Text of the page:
Here Leonie Haimson takes Duffy and Victory down. (By the way -- Victory used to be run by Peg Harrington, with a deep resume of working as a teacher, principal and top level official at the old NYCBOE. I think she got nudged out by Klein and went on to run Victory.)
Read more: Michael Duffy and the "turnaround" of Victory charter schoolsA new charter school called Great Oaks is applying to the state to start in NYC’s District 2, to be located on Governors Island, though Downtown Express reports that the Education Committee of Community Board I opposes it. The charter school’s letter of intent to NYSED lists as the lead applicant Benjamin B. Carson, described as a former “statistician” for the NYC DOE charter office, as well as the Co-Founder of the Great Oaks Charter School in Newark.The Newark branch only started last August and has no track record, but the letter of intent says the network has formed to “replicate the successful methods of the MATCH Public Charter School in Boston," featuring “high academic expectations, a No Excuses school culture, a focus on engaging classroom instruction and individualized attention to students’ needs via high-dosage tutoring.”One of the co-founders of the proposed NYC school and a board member will be Michael Duffy, who is the former head of the NYC DOE charter office, well known for his blase attitude towards protesting parents during intense co-location hearings. Duffy is also listed as the key contact for the Great Oaks Charter School in Newark on the NJ State website.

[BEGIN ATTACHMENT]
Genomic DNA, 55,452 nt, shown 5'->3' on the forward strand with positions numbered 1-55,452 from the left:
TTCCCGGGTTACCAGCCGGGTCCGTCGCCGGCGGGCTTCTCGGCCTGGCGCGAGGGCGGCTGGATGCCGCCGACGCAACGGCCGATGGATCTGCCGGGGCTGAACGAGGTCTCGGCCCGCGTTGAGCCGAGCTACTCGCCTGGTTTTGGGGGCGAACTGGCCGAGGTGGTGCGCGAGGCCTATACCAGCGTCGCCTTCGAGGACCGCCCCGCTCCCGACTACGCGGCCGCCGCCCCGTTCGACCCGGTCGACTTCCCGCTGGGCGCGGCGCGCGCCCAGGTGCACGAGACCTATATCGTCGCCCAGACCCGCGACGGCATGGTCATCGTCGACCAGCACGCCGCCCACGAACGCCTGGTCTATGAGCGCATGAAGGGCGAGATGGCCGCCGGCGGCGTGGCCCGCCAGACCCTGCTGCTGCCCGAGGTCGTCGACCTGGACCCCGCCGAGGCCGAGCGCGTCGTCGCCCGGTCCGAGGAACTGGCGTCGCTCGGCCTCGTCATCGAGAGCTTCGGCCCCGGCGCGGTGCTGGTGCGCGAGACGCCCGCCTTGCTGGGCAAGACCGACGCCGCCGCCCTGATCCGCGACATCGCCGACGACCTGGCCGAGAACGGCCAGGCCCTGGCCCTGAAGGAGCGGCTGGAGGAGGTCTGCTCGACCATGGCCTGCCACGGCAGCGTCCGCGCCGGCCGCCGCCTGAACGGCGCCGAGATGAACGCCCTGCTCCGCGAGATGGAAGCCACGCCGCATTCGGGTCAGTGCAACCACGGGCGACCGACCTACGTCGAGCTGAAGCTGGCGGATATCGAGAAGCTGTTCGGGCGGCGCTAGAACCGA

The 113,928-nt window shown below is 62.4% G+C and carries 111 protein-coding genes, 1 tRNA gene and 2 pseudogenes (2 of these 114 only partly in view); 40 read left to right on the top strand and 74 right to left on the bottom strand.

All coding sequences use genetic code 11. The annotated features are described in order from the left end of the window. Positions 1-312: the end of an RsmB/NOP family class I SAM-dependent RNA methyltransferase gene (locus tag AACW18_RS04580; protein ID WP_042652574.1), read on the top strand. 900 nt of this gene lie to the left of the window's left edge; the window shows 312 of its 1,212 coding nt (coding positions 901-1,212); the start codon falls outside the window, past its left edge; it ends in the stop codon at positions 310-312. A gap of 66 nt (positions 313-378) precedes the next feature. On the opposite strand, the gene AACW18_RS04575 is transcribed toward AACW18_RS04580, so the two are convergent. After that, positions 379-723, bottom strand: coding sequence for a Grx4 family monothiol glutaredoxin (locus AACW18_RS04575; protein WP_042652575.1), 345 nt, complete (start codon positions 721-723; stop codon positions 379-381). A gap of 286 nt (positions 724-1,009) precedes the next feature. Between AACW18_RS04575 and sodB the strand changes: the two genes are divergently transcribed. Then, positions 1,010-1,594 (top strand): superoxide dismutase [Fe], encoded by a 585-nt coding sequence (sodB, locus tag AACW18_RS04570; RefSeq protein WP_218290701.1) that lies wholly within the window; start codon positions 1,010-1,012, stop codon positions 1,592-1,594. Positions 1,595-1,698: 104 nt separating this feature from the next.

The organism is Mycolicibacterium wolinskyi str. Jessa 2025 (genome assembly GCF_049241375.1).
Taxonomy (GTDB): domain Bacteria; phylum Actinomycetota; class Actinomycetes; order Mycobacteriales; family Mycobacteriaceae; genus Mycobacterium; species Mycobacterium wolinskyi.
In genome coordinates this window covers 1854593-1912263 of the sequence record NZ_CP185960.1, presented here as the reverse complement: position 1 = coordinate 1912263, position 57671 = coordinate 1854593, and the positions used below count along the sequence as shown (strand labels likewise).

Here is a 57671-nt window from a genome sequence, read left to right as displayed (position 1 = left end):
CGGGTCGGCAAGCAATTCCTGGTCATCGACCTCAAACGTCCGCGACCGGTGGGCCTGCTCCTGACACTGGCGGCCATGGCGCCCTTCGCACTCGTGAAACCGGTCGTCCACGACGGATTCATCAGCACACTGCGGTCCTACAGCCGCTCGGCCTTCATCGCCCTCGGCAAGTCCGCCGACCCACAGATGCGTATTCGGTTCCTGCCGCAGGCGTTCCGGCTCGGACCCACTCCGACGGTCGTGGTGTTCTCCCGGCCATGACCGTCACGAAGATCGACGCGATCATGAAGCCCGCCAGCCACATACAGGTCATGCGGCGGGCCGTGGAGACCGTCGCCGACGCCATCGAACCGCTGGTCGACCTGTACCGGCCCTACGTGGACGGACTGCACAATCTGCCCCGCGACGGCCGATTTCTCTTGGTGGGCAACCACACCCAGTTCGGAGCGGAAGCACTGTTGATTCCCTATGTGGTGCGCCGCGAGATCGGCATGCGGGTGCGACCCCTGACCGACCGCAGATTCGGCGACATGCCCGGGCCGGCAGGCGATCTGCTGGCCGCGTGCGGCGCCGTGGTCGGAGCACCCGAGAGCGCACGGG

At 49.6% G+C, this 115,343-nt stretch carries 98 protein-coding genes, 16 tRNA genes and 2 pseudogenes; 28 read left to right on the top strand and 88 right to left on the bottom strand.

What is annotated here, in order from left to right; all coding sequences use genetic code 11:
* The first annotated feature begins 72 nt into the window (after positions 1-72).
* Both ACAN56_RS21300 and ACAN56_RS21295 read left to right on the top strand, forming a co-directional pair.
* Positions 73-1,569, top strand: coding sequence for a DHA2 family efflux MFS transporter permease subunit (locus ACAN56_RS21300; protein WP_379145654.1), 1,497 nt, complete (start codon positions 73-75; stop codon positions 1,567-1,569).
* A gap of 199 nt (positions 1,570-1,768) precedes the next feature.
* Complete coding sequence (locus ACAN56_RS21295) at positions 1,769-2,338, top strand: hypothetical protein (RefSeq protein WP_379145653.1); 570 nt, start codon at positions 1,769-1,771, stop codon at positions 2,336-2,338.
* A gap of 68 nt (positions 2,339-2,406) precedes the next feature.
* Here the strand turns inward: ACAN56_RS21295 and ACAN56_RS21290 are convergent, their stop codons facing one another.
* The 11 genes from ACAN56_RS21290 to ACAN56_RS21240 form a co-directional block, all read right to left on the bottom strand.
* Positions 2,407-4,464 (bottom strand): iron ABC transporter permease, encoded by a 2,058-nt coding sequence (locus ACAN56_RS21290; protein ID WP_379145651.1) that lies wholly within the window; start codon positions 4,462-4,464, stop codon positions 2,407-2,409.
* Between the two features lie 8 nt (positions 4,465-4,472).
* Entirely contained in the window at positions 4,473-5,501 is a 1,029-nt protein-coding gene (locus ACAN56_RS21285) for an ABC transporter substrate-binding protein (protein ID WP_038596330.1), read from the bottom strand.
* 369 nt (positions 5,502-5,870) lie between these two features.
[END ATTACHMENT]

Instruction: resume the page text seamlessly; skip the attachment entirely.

Michael DuffyDuffy is now employed by a company called Victory, which has started at least 16 charter schools in NYC, Philadelphia and Chicago.
Victory has had a generally dismal reputation in NYC for charging large management fees while running some of the lowest-performing charters in the city. Here is what Kim Gittleson of GothamSchools wrote about the chain in 2010, after analyzing their management fees and results:“I found that the five Victory Schools that had progress report scores in 2008-2009 placed in the bottom 35 percent of all charter schools and in the bottom 20 percent of schools citywide… These middling performance numbers come despite the fact that the seven schools paid around $2,163 per pupil to Victory Schools for the company’s services. This is 17 percent of these charter schools’ per pupil revenues from the state.”DOE now intends to close Peninsula Prep charter, a school run by Victory until recently. Unfortunately when NYT /School Book ran a story about DOE’s plan to close the school, Duffy was quoted as a approving of the decision, as an apparently disinterested observer, without noting that he currently works for the company that ran the school until June 30, 2010. Indeed, in Peninsula Prep’s most recent annual report to DOE, dated July 2011, the board made clear that they had dropped Victory as their management company, in an apparent attempt to persuade DOE to allow the school to stay open:
a. Peninsula Preparatory Academy Charter School disassociated itself from Victory Schools as a management company.
b. PPACS adopted the New York City Department of Education scope and sequence for Social Studies instruction instead of the Victory proprietary Core Knowledge Program. and: c. PPACS increased the student enrollment to from 300 to 350.
In the NYT/Schoolbook article, Duffy supported DOE closing of the school: “I definitely think in 2012, what was good enough even five years ago is no longer good enough,” Mr. Duffy said. (He should know!)Duffy left DOE to work for Victory in July 2010, shortly after Victory’s Albany charter school, New Covenant, was shut down by SUNY because of poor performance.